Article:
05 Oct 2016

Stuck on oyster adhesive

Research team uses beamtime at the Canadian Light Source to examine the adhesive made by the Eastern oyster and to help preserve vital coastal ecosystems

By examining the materials created by one creature, oyster adhesive, Dr. Rebecca Metzler and her team can contribute to the large task of rehabilitating marine habitats along the Atlantic, Eastern and Gulf of Mexico coasts. 

The Eastern oyster, Crassostrea virginica, is a vital part of a healthy coastline. It creates an ecosystem and reef habitat for many other marine creatures by attaching to its neighbours with an adhesive that hardens under water and sticks the oyster to one location for life. But as climate change continues and other environmental pressures alter ocean temperatures and chemistry, these important ecosystems are becoming more fragile than ever before.

“Understanding the composition and structure of the oyster adhesive provides us with information critical for both design of biomimetic materials and supporting oyster reef re-establishment,” says Metzler, an assistant professor at Colgate University in New York.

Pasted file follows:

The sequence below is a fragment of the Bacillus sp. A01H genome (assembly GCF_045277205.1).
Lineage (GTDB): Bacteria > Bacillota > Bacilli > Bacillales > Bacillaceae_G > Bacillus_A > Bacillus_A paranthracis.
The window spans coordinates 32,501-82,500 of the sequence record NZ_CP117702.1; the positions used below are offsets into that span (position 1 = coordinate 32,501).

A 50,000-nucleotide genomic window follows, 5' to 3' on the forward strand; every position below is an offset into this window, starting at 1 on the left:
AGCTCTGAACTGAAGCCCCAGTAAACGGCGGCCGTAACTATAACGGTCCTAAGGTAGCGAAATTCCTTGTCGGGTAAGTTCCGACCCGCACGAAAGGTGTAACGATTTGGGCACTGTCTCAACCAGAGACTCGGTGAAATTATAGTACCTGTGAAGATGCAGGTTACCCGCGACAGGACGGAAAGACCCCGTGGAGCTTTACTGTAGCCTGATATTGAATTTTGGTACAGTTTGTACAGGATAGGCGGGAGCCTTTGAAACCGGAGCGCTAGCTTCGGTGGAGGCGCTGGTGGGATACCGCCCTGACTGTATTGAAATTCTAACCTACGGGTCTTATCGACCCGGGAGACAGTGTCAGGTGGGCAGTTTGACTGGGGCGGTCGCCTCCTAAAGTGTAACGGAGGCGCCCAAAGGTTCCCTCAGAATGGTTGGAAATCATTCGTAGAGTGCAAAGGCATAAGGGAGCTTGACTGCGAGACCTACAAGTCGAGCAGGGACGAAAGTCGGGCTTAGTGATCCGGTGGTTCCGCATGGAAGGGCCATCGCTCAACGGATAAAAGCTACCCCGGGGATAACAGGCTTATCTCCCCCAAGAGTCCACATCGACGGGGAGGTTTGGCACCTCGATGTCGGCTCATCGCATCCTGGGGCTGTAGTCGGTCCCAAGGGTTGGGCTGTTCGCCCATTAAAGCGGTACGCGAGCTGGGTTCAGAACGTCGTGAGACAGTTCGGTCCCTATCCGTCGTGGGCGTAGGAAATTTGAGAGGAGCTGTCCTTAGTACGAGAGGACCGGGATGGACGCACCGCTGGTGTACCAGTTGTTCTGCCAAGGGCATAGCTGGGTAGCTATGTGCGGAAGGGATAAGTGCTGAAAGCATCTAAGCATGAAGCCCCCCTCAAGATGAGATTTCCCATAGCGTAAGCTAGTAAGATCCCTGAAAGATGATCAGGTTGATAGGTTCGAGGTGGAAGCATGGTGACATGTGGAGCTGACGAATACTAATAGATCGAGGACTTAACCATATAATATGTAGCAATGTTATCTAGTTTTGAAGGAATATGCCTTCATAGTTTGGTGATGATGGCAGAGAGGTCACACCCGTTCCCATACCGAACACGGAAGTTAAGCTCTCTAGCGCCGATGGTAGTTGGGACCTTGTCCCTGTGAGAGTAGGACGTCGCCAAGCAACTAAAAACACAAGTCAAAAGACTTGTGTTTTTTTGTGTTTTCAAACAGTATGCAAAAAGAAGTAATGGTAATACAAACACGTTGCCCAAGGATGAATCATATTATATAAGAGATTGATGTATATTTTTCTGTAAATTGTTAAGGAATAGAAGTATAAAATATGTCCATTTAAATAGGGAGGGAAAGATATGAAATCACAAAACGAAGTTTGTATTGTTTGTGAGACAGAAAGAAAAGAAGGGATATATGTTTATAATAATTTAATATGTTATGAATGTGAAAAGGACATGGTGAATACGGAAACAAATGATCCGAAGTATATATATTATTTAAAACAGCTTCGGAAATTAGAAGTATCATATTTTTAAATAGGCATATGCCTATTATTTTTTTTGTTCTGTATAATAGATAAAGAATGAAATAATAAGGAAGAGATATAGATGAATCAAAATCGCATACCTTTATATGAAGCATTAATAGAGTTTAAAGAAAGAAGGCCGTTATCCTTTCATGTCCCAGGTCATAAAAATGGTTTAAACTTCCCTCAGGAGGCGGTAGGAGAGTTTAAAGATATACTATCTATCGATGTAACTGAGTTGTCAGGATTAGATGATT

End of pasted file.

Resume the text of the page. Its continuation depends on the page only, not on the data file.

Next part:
rebecca metzler colgate university
Colgate University Assistant Professor Rebecca Metzler. Image courtesy Rebecca Metzler.
Cite: Metzler, Rebecca A., Rebecca Rist, Erik Alberts, Paul Kenny, and Jonathan J. Wilker. "Composition and Structure of Oyster Adhesive Reveals Heterogeneous Materials Properties in a Biological Composite." Advanced Functional Materials (2016).
DOI: 10.1002/adfm.201602348

Using the CLS the team was able to examine the adhesive as closely as possible to learn how it is made and how it can remain in one location for such a long time. With the technology at the CLS, the team was able to explore both the chemical makeup and the level of hardness/softness of the adhesive. The results will inform scientists and ecologists to help ensure rehabilitation methods are as effective as they can be.

“If we had been able to only look at one element we would not have been able to make such conclusions and would have been very limited in what we could say about the adhesive,” says Metzler.

Dr. Metzler says she is grateful for the expertise and assistance she got from the scientists on staff at the CLS.

“Not only is the CLS a great facility, but the beamline scientists, staff, and other users are amazing... The CLS provided me with the ability to conduct longer term experiments — more time than many other light sources — and was willing to work with me to make sure my experiments would work,” says Metzler. 


Story by Jane Caulfield.

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